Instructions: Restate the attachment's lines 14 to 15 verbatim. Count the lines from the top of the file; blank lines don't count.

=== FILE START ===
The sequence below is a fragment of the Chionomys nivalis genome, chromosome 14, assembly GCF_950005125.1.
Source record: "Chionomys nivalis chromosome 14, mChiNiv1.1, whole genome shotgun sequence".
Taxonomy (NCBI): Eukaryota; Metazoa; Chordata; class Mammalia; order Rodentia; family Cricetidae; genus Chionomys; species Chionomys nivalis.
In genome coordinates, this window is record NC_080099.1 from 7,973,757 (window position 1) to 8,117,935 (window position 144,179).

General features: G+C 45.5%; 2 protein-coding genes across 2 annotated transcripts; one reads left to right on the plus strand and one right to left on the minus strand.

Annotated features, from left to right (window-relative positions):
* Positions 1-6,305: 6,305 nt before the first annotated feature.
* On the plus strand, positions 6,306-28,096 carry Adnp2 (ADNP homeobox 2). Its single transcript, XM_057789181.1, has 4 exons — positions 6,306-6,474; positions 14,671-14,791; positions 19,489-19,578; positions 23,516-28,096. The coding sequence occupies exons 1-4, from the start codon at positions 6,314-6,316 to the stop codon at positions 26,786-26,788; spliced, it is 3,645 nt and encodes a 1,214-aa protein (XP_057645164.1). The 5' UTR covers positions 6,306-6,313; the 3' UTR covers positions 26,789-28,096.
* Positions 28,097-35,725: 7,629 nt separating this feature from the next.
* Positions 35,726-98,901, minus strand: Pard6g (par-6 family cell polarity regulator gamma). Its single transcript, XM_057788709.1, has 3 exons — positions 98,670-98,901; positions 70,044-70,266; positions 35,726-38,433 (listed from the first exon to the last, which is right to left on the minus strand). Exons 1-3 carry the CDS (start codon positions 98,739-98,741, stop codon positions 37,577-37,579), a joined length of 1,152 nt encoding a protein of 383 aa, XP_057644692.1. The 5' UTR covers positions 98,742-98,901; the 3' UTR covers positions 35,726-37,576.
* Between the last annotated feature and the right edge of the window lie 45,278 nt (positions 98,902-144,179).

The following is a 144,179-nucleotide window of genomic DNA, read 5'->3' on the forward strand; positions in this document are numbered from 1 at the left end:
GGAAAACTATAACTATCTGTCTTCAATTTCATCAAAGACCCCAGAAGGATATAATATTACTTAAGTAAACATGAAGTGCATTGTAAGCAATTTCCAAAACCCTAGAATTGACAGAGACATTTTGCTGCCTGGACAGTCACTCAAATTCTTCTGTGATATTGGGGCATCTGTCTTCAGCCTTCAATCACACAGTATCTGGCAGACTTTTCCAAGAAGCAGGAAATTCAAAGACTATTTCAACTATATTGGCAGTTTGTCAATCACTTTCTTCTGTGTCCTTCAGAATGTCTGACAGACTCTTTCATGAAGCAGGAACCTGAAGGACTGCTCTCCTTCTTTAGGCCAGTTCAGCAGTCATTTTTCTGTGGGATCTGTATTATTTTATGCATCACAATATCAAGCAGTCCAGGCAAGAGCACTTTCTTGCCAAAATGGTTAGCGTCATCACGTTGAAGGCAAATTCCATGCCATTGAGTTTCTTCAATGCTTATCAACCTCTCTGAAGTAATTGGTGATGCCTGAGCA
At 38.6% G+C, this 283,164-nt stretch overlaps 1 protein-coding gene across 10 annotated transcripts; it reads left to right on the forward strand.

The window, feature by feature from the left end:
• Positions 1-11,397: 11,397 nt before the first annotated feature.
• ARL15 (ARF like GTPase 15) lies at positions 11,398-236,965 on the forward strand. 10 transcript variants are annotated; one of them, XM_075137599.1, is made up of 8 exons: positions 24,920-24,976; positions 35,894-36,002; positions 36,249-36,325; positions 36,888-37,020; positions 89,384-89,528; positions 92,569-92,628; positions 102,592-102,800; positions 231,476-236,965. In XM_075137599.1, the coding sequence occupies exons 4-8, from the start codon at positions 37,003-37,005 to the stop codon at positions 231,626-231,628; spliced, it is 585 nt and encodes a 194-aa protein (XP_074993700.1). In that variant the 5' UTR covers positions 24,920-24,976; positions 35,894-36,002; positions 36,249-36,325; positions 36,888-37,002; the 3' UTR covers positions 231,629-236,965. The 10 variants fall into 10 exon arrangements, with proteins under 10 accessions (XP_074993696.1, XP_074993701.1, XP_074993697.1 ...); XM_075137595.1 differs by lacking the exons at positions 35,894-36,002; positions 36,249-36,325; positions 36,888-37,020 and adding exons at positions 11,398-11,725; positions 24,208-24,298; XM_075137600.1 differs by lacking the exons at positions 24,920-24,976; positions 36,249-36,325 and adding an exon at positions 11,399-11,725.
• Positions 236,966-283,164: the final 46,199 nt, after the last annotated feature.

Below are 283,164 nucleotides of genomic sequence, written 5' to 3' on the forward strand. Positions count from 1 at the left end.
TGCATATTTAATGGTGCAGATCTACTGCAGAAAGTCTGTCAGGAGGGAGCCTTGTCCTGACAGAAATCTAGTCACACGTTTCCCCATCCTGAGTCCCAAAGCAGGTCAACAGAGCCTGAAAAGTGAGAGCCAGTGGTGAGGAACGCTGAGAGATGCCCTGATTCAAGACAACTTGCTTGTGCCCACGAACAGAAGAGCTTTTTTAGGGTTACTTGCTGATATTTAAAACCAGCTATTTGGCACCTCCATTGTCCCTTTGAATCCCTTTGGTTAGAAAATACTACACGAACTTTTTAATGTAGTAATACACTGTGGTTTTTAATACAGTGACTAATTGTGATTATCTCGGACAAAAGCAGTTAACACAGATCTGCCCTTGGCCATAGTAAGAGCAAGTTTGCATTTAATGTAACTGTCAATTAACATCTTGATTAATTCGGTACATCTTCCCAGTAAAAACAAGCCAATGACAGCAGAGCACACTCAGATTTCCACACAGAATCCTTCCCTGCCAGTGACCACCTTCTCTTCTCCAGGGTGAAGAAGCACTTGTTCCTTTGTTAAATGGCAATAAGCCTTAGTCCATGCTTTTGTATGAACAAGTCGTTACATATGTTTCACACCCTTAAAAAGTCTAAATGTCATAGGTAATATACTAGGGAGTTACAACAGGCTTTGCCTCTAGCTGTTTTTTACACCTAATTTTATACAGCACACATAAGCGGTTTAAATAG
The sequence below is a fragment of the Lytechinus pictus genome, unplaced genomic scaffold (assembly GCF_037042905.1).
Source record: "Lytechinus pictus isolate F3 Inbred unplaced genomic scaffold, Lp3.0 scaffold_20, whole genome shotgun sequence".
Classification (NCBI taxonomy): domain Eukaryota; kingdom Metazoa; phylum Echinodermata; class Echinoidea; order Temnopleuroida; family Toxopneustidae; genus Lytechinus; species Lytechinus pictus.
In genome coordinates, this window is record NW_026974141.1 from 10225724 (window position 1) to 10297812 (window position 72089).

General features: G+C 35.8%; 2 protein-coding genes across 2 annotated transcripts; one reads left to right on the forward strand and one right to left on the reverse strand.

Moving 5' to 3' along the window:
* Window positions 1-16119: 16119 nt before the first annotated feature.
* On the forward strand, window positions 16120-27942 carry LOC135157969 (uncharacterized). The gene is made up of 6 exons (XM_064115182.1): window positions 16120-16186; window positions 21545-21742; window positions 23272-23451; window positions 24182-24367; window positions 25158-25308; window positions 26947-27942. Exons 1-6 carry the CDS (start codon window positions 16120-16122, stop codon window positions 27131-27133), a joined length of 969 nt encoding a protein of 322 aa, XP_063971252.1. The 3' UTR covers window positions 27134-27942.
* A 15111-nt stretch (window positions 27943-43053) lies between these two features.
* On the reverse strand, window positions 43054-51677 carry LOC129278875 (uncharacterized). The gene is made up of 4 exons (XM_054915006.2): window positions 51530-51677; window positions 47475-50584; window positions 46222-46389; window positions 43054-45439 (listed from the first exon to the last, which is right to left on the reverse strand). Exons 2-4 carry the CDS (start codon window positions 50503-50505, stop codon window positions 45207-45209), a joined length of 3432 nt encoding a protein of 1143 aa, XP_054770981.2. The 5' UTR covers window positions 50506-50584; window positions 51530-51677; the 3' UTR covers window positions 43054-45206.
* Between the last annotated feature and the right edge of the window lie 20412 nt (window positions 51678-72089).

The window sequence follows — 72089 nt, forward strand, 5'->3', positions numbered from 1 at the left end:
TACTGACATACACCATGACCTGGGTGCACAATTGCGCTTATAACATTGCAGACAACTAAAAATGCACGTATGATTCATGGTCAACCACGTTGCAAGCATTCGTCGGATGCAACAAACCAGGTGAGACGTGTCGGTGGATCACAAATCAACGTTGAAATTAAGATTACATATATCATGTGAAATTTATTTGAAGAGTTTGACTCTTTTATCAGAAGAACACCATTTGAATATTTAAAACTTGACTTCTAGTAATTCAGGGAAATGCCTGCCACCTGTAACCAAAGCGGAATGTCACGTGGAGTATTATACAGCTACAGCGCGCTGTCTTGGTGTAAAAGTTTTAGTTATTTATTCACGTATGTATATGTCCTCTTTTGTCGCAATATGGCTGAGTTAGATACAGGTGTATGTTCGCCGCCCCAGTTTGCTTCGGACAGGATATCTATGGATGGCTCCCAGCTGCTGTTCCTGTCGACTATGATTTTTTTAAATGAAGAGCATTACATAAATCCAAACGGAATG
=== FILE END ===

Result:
At 38.6% G+C, this 283,164-nt stretch overlaps 1 protein-coding gene across 10 annotated transcripts; it reads left to right on the forward strand.

The window, feature by feature from the left end: